Doing Better vs. Knowing Better

Doing Better vs. Knowing Better

Does anyone actually doubt that smoking is bad for you? I don’t really think so. I know people who smoke, and, while some have no interest in quitting, I don’t think any would defend it as a healthy lifestyle choice. In fact, if pressed on why they do it, most would likely begin a sentence with “It’s no worse than…” My point is not to single out people with one vice as opposed to another. We likely all do something that we can readily acknowledge is less than ideal behavior. We smoke. We overeat. We text and drive. The problem is not that we don’t know better. The problem is that changing minds is easier than changing habits.

Recycling of plastic bottles was down last year according to a recent report from the Association of Plastic Recyclers and the American Chemistry Council. It wasn’t down by much—about .5 % or so. It means we are still recycling about a third of the plastic bottles we produce. I don’t think the dip means recycling is finished or that next year won’t be better. But I do think it means it will take more than knowledge alone to change people’s behavior. It will take a substitute.

Consider that plastic itself is a substitute. Its development has taken it through varying periods in which it took the place of wood, metal, ceramic, rubber—things that were more scarce, more expensive or harder to work with. In other words, plastic preserved more scarce materials, and, in doing so, conserved those resources for posterity, or for other more valuable uses. Ultimately, its utility was so great that it became a material in its own right, with less and less imitation required. And thank goodness. Medical uses alone make plastic an indispensable part of our lives.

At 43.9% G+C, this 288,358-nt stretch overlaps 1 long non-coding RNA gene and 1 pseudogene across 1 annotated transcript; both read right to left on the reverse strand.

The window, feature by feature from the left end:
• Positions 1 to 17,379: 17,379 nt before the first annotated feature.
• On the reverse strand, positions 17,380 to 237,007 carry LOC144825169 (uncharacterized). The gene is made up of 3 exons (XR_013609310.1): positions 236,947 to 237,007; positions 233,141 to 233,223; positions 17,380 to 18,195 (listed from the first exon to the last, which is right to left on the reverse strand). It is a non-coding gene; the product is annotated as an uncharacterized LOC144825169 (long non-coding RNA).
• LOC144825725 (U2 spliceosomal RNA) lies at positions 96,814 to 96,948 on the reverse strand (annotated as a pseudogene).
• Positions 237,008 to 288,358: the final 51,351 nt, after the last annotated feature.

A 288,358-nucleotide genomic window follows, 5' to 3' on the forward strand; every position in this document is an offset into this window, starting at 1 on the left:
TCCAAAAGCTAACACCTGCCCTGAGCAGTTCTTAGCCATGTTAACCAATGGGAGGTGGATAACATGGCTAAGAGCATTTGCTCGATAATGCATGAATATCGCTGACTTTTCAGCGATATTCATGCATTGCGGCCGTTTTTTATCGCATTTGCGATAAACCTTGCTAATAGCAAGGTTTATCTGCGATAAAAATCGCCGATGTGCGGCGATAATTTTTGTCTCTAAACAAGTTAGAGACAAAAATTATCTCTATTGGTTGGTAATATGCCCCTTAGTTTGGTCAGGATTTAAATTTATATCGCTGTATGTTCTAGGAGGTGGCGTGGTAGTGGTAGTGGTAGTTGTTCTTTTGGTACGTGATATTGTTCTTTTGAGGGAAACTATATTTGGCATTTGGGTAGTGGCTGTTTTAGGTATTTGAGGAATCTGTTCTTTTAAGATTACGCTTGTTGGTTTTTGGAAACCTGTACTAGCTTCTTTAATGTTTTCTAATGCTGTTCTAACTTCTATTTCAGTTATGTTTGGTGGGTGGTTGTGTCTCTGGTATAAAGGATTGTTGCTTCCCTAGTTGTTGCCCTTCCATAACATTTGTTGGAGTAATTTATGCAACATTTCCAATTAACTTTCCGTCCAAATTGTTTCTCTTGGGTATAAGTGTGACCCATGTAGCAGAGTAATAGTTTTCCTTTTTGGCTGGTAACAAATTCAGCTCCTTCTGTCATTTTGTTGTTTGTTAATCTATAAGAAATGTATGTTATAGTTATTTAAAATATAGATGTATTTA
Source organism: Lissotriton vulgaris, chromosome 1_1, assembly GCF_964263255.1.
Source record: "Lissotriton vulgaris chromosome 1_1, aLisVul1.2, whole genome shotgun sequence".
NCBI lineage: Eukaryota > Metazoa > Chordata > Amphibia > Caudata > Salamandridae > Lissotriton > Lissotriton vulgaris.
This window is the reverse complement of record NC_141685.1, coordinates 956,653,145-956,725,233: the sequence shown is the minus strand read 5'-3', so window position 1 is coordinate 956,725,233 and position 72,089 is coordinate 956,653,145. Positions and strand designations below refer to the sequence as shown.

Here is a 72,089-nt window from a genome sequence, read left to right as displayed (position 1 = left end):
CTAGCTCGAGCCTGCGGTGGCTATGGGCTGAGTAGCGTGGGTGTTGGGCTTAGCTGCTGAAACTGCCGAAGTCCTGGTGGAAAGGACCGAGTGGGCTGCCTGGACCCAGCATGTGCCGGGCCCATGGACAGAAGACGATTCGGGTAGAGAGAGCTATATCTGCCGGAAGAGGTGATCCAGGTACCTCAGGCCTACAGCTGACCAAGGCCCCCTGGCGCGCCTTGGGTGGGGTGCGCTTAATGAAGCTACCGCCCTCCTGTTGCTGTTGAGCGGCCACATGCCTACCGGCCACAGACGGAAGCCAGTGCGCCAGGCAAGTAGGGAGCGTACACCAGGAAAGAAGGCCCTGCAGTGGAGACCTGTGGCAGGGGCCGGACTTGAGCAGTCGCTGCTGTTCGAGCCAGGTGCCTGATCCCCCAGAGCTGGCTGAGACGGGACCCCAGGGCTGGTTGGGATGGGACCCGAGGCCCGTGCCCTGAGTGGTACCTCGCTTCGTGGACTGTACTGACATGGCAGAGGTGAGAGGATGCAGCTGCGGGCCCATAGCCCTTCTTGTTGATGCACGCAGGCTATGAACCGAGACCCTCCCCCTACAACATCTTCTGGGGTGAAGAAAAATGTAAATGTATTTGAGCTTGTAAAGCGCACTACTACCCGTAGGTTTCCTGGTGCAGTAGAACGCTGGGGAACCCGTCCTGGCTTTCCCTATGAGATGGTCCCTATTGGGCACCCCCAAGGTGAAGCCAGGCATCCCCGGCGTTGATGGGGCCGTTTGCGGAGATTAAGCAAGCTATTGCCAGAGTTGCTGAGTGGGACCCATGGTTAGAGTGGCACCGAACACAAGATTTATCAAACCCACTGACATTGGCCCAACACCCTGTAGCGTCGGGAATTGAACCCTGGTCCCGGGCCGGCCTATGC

But times change. The relative costs of resources fluctuate. And our estimation of the downsides associated with a particular product, or a particular use, evolve with our priorities as a society. When that happens, of course we should point out those concerns and educate ourselves and others. But we also need to introduce substitutes whose costs, both material and intangible, are more compatible with our goals.

I am confident that every reader here knows how important it is to recycle, and all the places those plastic bottles end up when we don’t: in landfills, on beaches, in the middle of the ocean. It’s a problem that maters to all of us. So let’s attack it with more than one strategy.  Don’t abandon recycling. In fact, keep working hard to drive those rates up. There is plenty of room to get better.

But while you’re at it, press the producers of the products you enjoy to give you substitutes. A good substitute will give you the same flexibility and usability of plastic, while vastly improving upon its environmental impact. Its goal should be to return to the earth as a nutrient and not an invader. It should match the habits of people the world over. Most minds have already been changed. Now we just need to offer A Refreshing Alternative.

By |2017-06-07T16:02:55+00:00October 16th, 2017|